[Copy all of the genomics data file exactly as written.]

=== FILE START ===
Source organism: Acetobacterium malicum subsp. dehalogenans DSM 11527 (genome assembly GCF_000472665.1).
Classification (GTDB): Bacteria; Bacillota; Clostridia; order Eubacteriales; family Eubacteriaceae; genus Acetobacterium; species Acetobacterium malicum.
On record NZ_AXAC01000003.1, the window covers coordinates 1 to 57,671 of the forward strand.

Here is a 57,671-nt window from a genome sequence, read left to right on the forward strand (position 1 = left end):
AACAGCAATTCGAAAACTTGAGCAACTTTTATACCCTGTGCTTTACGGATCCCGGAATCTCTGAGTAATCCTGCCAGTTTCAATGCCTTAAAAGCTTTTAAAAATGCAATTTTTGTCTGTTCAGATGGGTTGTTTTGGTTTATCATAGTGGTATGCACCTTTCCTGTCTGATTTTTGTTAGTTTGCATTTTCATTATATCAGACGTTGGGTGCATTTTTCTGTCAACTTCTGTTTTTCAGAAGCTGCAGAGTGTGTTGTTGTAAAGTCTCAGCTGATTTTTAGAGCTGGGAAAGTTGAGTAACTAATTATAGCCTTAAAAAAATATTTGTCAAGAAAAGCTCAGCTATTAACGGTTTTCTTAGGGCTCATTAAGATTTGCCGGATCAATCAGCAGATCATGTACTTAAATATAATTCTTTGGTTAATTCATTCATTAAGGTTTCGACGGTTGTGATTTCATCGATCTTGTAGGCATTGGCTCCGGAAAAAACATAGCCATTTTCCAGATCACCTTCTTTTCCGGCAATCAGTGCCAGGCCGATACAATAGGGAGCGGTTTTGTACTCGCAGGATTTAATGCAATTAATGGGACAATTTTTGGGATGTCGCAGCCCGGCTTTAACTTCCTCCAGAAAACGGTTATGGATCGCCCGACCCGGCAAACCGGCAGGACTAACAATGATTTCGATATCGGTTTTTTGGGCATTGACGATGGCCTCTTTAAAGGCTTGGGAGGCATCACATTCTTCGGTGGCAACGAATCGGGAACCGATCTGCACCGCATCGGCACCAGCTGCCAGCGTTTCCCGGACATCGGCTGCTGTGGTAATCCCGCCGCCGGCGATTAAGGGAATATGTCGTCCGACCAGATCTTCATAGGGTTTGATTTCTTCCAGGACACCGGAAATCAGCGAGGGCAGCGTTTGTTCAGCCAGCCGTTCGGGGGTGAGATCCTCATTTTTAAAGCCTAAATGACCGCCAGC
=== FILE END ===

Source organism: Acetobacterium malicum subsp. dehalogenans DSM 11527 (genome assembly GCF_000472665.1).
Classification (GTDB): Bacteria; Bacillota; Clostridia; order Eubacteriales; family Eubacteriaceae; genus Acetobacterium; species Acetobacterium malicum.
On record NZ_AXAC01000003.1, the window covers coordinates 1 to 57,671 of the forward strand.

Here is a 57,671-nt window from a genome sequence, read left to right on the forward strand (position 1 = left end):
AACAGCAATTCGAAAACTTGAGCAACTTTTATACCCTGTGCTTTACGGATCCCGGAATCTCTGAGTAATCCTGCCAGTTTCAATGCCTTAAAAGCTTTTAAAAATGCAATTTTTGTCTGTTCAGATGGGTTGTTTTGGTTTATCATAGTGGTATGCACCTTTCCTGTCTGATTTTTGTTAGTTTGCATTTTCATTATATCAGACGTTGGGTGCATTTTTCTGTCAACTTCTGTTTTTCAGAAGCTGCAGAGTGTGTTGTTGTAAAGTCTCAGCTGATTTTTAGAGCTGGGAAAGTTGAGTAACTAATTATAGCCTTAAAAAAATATTTGTCAAGAAAAGCTCAGCTATTAACGGTTTTCTTAGGGCTCATTAAGATTTGCCGGATCAATCAGCAGATCATGTACTTAAATATAATTCTTTGGTTAATTCATTCATTAAGGTTTCGACGGTTGTGATTTCATCGATCTTGTAGGCATTGGCTCCGGAAAAAACATAGCCATTTTCCAGATCACCTTCTTTTCCGGCAATCAGTGCCAGGCCGATACAATAGGGAGCGGTTTTGTACTCGCAGGATTTAATGCAATTAATGGGACAATTTTTGGGATGTCGCAGCCCGGCTTTAACTTCCTCCAGAAAACGGTTATGGATCGCCCGACCCGGCAAACCGGCAGGACTAACAATGATTTCGATATCGGTTTTTTGGGCATTGACGATGGCCTCTTTAAAGGCTTGGGAGGCATCACATTCTTCGGTGGCAACGAATCGGGAACCGATCTGCACCGCATCGGCACCAGCTGCCAGCGTTTCCCGGACATCGGCTGCTGTGGTAATCCCGCCGCCGGCGATTAAGGGAATATGTCGTCCGACCAGATCTTCATAGGGTTTGATTTCTTCCAGGACACCGGAAATCAGCGAGGGCAGCGTTTGTTCAGCCAGCCGTTCGGGGGTGAGATCCTCATTTTTAAAGCCTAAATGACCGCCAGC